While Chrome and Firefox may still feel new, each browser made its debut more than a decade ago. In the meantime, a new generation of browsers has emerged. Are Chrome and Firefox outdated? What do new entrants like Brave offer that the old ones don’t? Which one is the fastest web browser?
We’ll look at the fastest web browser in this article, and we’ll also discuss some of the factors that affect browser speed.
What makes a web browser fast?
No one likes to click on a web page and wait. We want our browsers to load pages quickly, download, and stream videos instantaneously. Actually, we don’t really want to even have to think about a slow or fast browser.
If you DO think about what makes a web browser fast, you have to start with the external factors. Obviously Internet bandwidth, computer processing speed, and the platform itself can make a material difference between a fast browsing experience and a slow one. But when most people talk about a fast web browser, they’re assuming that those things are roughly equal.
So what factors, within the browser itself, affect speed? There are any number of them, but at least two big ones that are worth looking at.
Layout or browser engine
Every browser uses a different engine. Now, like a car company, some browsers might share an engine: Chromium-based browsers like Brave all share the Blink browser engine. Mozilla uses Gecko, all iOS browsers use Webkit. These engines drive the browser through the web page - they determine how and in what order the different elements of the page are processed.
How does that affect speed? Well, different engines will have a different loading order, so you’ll notice particular elements of the page loading at different speeds and times on different browsers. If you dive a bit deeper into the technical details, you will notice that some browsers handle particular elements better than others. Combine those two, and you’ve got significant differences between how browsers load a web page.
Most of the popular browsers share their underlying code. Google Chrome, Brave, Microsoft Edge, and Opera are all based on the open-source Chromium language. Given that shared source code, you can expect broad similarities in performance. However, it’s the details of each browser that make the difference.
When it comes to fast browsing speeds, Brave more than holds its own. Advertising, trackers, and other material take time and data to download and even more time to run. When Brave’s Shields block those processes, Brave actually executes less code on a given website. As a result, sites load more quickly. The increased speed is even more noticeable for slower connections, where every bit counts, or on older systems with fewer resources to go around.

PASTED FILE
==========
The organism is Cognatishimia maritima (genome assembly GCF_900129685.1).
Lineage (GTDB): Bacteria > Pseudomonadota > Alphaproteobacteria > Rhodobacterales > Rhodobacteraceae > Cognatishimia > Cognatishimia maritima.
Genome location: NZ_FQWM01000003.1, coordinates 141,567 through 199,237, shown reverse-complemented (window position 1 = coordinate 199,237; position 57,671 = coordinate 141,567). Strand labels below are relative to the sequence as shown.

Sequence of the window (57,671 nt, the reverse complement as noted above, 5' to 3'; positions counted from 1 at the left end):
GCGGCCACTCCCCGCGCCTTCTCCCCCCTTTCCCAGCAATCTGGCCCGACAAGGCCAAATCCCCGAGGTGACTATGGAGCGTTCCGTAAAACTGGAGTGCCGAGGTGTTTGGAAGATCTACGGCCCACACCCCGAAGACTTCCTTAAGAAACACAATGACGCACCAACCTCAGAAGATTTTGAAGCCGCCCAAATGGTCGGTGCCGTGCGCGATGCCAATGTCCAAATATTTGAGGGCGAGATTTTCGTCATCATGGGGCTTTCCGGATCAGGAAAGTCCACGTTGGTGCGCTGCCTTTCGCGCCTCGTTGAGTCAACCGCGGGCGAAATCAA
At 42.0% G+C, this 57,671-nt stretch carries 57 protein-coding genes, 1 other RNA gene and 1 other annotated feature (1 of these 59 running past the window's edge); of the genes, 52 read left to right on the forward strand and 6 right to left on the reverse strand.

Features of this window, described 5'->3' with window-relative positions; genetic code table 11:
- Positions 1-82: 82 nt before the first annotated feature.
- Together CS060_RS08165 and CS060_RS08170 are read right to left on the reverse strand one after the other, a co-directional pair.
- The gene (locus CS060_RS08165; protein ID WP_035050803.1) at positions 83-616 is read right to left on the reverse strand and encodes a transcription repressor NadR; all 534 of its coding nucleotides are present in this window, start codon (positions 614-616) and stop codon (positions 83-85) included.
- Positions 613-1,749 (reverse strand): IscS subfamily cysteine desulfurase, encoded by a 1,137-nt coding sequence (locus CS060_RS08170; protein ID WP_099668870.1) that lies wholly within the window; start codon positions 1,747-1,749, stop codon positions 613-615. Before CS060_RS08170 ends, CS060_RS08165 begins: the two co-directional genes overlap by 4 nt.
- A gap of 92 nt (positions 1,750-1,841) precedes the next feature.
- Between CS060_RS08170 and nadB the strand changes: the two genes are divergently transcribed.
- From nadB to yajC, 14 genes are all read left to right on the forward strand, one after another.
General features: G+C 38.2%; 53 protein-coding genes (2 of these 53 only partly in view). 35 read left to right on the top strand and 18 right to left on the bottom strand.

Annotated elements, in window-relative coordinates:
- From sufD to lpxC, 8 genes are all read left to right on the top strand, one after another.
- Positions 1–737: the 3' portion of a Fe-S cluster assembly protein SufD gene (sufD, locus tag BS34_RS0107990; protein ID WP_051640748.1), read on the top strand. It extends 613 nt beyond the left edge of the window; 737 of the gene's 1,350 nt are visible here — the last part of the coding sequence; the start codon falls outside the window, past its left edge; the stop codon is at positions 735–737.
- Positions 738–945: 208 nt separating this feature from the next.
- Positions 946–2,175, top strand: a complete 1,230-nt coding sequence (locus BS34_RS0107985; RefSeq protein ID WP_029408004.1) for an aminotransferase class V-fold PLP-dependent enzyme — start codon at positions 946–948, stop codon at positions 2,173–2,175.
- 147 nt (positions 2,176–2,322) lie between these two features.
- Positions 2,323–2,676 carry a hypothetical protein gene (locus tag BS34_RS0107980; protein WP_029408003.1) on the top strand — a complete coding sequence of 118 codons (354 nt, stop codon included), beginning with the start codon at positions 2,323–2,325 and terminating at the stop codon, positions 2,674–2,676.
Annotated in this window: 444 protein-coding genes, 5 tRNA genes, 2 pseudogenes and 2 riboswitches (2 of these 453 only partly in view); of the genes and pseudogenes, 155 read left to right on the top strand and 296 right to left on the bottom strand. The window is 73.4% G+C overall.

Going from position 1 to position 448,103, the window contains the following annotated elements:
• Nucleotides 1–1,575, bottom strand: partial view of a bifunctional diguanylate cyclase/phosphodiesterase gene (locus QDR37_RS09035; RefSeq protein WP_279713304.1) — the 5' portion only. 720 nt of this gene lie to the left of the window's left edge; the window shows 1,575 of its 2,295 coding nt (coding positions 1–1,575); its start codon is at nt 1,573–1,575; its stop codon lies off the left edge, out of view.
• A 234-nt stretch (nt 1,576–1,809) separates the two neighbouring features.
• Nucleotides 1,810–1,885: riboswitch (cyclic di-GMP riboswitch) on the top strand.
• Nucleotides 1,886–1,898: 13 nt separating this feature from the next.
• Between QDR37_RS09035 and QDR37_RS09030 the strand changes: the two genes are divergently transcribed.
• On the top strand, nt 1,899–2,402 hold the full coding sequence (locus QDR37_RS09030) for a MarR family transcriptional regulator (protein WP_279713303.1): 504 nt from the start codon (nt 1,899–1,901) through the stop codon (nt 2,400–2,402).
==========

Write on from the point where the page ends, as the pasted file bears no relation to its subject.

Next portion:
Reviews bear this out, giving Brave an edge over Google Chrome even though both browsers are based on the Chromium code. Brave’s Shields do their job by protecting users and speeding things up: the seconds not spent loading ads and trackers are seconds saved.
Brave - Estimated Time Saved
One of Brave’s unique features is the Estimated Time Saved tracker. Every time you open a new tab, you’ll be able to see an ongoing analysis of browsing time you’ve saved by using Brave. It’s a quick and easy way to see how fast the Brave browser is.
Brave’s browser speed derives from its radically different approach to Internet privacy. Because Brave blocks 3rd-party ads and trackers, it streamlines the website loading process. There are two major benefits here that result in a faster user experience.
Reduced bandwidth use Brave cuts out 3rd-party ads and trackers, so it doesn’t need to load those elements. Fewer elements to load mean reduced bandwidth required. And reduced bandwidth means that the overall experience feels quicker.
Together, these two factors determine how Brave calculates its Estimated Time Saved.
Fastest web browser for Windows 7 (and later)